It’s 4 a.m. and Cathy Mason is watching dawn break over the Lovelace estate. By the end of the day, her community will be a crime scene. By the end of the week, her city will be on fire. In this gripping thriller, a death at police hands has repercussions far beyond one family plunged into grief. When violence grips Cathy’s estate, the dead man becomes a useful tactic (or an urgent threat) in political games at the highest level. So while lives are at risk on Cathy Mason’s estate, across London in Westminster, careers are being made, or ruined. From a Home Secretary’s attempts to unseat a Prime Minister, to a new Met Police Commissioner fighting for his job, to families torn apart, Ten Days shows what happens when politics, policing and the hard realities of living in London explosively collide.
One of last year’s most highly-regarded debut novels, winning several awards – finally out in paperback. This one comes very highly recommended.
In a London flat, two young boys face the unbearable sadness of their mother’s sudden death. Their father, a Ted Hughes scholar and scruffy romantic, imagines a future of well-meaning visitors and emptiness. In this moment of despair they are visited by Crow – antagonist, trickster, healer, babysitter. This sentimental bird is drawn to the grieving family and threatens to stay until they no longer need him. This extraordinary debut, full of unexpected humour and emotional truth, marks the arrival of a thrilling and significant new talent.
Dawn Prentice was already known to the Peterborough Hate Crimes Unit. The previous summer she had logged a number of calls detailing the harassment she and her severely disabled teenage daughter were undergoing. Now she is dead – stabbed to death whilst Holly Prentice has been left to starve upstairs. DS Ferreira, only recently back serving on the force after being severely injured in the line of duty, had met with Dawn that summer. Was she negligent in not taking Dawn’s accusations more seriously? Did the murderer even know that Holly was helpless upstairs while her mother bled to death? Whilst Ferreira battles her demons, determined to prove she’s up to the frontline, DI Zigic is drawn into conflict with an official seemingly resolved to hide the truth about one of his main suspects. Can either officer unpick the truth about mother and daughter, and bring their killer to justice?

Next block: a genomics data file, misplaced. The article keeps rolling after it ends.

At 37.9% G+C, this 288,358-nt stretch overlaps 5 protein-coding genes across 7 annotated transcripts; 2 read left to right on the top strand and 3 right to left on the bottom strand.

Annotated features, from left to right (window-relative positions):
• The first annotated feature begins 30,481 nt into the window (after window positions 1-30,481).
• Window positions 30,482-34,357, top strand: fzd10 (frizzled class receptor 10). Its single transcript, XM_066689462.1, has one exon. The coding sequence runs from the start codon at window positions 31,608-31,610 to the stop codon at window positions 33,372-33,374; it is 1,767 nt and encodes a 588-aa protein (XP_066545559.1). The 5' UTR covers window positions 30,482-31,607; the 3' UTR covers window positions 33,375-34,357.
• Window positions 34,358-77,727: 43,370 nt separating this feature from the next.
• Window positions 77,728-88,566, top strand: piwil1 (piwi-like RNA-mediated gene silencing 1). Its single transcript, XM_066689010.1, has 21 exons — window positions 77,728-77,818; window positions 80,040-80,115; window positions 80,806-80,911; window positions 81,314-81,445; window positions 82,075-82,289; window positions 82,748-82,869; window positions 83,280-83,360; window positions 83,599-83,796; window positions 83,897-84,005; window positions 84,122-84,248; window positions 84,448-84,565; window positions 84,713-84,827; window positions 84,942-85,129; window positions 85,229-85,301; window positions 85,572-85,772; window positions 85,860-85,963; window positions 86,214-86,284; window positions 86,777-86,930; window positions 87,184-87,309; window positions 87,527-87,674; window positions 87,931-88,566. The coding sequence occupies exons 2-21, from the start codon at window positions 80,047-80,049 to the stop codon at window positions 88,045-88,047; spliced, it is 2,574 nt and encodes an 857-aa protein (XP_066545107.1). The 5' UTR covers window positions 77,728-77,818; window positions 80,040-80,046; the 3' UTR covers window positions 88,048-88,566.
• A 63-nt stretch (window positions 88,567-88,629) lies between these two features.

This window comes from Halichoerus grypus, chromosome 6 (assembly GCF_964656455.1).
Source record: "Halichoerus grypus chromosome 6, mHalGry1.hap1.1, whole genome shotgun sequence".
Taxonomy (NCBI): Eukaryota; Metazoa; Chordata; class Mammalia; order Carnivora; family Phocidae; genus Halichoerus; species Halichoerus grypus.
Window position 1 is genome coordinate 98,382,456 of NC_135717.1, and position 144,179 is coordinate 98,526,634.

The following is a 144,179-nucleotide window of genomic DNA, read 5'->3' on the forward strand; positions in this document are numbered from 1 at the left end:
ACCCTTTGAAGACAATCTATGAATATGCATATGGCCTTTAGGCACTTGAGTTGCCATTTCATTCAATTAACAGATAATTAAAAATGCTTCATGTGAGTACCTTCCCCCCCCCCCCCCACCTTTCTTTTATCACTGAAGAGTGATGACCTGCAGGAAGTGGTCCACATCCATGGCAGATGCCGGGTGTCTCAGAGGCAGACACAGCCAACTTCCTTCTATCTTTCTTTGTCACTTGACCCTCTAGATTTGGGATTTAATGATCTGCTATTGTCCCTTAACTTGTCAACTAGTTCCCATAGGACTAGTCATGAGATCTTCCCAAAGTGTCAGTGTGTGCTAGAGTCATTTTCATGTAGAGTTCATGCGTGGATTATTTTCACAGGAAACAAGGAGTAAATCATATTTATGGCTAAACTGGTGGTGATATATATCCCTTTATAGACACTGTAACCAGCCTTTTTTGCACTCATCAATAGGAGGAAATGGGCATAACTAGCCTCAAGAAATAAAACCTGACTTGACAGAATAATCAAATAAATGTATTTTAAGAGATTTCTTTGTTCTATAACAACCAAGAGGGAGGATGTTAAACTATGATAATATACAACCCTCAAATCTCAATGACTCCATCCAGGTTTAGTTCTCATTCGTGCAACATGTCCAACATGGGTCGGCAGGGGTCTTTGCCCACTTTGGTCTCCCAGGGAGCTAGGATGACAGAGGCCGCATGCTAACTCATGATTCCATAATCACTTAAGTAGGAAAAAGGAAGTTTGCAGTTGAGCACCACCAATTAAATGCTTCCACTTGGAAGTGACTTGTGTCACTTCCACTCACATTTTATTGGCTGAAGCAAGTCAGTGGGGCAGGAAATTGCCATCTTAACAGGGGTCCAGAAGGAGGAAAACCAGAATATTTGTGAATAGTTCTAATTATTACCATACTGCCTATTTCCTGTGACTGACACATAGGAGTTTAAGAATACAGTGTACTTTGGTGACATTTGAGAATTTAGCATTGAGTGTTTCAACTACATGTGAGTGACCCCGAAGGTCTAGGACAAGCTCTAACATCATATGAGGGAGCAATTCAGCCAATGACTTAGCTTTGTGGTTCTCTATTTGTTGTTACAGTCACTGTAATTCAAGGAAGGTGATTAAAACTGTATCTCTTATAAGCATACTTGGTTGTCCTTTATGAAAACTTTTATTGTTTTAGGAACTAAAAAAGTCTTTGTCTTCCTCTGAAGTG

I don’t usually like books that move from the present to the past and back again, but this is an exception as it made the story work so well. The two time spans gradually got closer together while telling a riveting story of three generations of women, Bibi, Leila and Jess.
There is intrigue, scandal, criminal activity, cruelty, mistreatment, and many many lies. There is love too, love a mother has for her daughter so she’d protect her no matter what it costs her. Romantic love too.
A marvelous story with a well worked ending, don’t miss reading it.
Reserve The Girl from Lace Island
Healthy Libraries, a partnership project between Norfolk Libraries and Norfolk Public Health has been shortlisted for the national CILIP Libraries Change Lives Award.
For more information on the shortlist see here cilip.org.uk/lcla
Healthy Libraries is a county wide project to actively promote healthier living in Norfolk.
Dedicated awareness activities at Norfolk Healthy Libraries include slipper swaps targeting fall prevention and a smoothie bike aimed at raising awareness of the benefits of the government-recommended target of five a day fruit and vegetable portions.
Take a look at this short film about Healthy Libraries.